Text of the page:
In the Western Lake Erie Basin, a person may not surface apply manure under any of the following circumstances: on snow-covered or frozen soil; when the top two inches of soil are saturated from precipitation; or when the local weather forecast for the application area contains greater than a 50% chance of precipitation exceeding a half-inch in a 24-hour period. The exceptions to these stipulations are if the manure is injected into the ground, incorporated within 24 hours of surface application, applied onto a growing crop, or in the event of an emergency, with written special permission from the chief of the division of soil and water resources.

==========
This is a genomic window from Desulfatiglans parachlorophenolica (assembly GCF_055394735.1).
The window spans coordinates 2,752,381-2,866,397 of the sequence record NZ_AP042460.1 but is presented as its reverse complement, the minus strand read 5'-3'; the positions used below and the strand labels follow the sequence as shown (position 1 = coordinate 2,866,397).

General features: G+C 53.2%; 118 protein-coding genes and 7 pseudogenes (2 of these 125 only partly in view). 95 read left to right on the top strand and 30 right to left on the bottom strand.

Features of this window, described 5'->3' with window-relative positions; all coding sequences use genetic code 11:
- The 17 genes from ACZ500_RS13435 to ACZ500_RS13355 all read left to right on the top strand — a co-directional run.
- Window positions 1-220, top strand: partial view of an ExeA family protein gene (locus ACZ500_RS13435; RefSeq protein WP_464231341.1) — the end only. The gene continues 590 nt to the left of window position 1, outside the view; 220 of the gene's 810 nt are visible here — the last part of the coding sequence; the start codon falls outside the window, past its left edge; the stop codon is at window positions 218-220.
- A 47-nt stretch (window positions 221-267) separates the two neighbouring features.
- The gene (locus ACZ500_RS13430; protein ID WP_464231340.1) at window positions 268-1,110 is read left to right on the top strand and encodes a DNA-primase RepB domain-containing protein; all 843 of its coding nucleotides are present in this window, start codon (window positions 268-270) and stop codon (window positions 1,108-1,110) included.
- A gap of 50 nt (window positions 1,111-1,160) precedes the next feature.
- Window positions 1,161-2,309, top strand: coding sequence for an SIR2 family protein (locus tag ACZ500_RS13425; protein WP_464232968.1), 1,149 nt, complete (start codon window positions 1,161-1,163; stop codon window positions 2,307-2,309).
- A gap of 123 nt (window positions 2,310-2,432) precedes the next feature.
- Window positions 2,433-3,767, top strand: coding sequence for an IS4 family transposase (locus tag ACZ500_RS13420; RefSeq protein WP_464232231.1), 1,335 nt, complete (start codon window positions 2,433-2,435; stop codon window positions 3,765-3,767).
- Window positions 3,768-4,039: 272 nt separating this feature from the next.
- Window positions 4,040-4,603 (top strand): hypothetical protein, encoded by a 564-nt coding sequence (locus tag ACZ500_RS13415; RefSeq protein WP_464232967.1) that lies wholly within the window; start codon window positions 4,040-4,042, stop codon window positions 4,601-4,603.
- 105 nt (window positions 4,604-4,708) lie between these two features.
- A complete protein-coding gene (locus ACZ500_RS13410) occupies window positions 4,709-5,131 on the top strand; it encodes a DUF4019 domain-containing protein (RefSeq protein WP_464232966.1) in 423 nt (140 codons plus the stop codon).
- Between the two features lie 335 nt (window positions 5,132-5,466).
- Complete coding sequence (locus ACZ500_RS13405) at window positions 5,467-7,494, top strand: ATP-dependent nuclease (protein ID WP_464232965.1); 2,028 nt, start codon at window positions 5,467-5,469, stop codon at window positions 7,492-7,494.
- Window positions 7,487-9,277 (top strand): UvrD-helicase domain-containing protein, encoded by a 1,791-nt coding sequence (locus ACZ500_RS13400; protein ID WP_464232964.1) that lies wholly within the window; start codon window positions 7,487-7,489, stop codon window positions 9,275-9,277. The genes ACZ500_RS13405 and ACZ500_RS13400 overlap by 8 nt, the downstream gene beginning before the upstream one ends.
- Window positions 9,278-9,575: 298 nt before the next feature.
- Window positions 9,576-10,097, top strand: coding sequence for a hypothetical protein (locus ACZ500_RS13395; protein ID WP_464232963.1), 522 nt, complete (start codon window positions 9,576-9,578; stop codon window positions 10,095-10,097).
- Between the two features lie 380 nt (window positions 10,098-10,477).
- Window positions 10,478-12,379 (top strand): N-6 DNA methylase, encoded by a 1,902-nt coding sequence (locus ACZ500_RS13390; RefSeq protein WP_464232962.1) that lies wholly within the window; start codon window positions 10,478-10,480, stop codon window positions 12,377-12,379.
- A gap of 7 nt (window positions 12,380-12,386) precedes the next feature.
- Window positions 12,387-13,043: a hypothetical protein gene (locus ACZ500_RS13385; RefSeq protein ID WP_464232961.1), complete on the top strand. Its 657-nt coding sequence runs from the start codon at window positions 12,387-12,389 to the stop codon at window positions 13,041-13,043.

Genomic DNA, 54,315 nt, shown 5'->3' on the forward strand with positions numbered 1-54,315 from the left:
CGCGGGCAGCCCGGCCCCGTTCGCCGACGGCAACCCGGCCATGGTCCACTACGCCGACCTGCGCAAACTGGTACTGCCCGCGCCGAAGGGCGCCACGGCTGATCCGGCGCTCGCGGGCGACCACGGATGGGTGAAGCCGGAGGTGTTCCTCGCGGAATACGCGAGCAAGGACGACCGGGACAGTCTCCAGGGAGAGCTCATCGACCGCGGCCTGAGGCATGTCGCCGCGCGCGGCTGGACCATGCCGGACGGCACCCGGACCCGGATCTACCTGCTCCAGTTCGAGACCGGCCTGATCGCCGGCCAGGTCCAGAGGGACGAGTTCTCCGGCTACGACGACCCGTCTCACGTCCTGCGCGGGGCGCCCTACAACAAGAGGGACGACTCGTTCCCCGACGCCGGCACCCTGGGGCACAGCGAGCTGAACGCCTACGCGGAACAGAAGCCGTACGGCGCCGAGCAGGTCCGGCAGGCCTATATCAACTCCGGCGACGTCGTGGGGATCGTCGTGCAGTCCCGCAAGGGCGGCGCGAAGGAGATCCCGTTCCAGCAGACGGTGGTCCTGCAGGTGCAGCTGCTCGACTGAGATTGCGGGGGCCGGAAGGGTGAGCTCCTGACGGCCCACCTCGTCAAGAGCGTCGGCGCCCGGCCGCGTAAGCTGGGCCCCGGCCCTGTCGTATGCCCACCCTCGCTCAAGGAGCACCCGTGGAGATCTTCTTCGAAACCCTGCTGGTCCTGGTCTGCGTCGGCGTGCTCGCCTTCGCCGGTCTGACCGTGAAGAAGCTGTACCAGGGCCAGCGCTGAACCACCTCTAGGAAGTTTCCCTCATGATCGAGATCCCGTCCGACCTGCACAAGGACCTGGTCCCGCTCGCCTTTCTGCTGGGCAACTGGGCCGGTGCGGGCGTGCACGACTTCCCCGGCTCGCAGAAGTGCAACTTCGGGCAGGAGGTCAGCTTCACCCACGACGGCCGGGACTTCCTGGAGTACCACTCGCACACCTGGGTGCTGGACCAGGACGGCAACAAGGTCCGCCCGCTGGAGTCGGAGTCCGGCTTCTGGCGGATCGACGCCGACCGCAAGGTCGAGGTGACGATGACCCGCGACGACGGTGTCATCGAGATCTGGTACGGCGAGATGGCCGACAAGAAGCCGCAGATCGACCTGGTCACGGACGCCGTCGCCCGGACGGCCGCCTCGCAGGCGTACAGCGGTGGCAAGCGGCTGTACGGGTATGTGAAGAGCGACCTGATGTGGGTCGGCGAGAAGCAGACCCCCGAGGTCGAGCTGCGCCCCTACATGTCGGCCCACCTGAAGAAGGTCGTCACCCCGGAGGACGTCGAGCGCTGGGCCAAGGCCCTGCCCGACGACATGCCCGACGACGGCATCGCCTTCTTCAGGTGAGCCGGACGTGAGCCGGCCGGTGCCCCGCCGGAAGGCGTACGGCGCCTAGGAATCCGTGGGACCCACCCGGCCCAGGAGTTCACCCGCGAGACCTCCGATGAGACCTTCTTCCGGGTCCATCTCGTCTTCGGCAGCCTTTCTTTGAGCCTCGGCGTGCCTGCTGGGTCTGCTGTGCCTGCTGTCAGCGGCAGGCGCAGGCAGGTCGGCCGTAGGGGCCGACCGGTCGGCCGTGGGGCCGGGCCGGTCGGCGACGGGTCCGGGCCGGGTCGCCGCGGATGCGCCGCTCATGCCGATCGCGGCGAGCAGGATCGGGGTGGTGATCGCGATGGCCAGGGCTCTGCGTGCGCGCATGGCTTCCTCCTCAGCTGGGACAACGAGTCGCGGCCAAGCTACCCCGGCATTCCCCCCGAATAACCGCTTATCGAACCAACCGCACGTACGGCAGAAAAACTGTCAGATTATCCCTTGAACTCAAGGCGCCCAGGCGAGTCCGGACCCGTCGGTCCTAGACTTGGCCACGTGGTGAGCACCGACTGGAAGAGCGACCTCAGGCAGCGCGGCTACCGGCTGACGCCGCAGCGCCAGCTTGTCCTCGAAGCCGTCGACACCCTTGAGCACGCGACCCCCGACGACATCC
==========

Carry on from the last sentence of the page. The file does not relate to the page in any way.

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Water Quality Status Report issued by Ohio Farm Bureau

Addressing the challenges that threaten Ohio’s clean water resources is an important priority for the agriculture community. The Ohio Farm Bureau Federation (OFBF) has released a report detailing its efforts to ensure safe and healthy water for the state.

The Water Quality Status Report provides a list of action items being taken by farmers, Farm Bureau and many collaborative partners to implement new farming techniques and best practices to protect water while farming productively. It emphasizes actions in the Western Lake Erie Basin (WLEB), but water quality is a statewide issue and Farm Bureau is addressing it throughout the state. Farm Bureau also has established statewide partnerships to identify comprehensive solutions to complex water issues.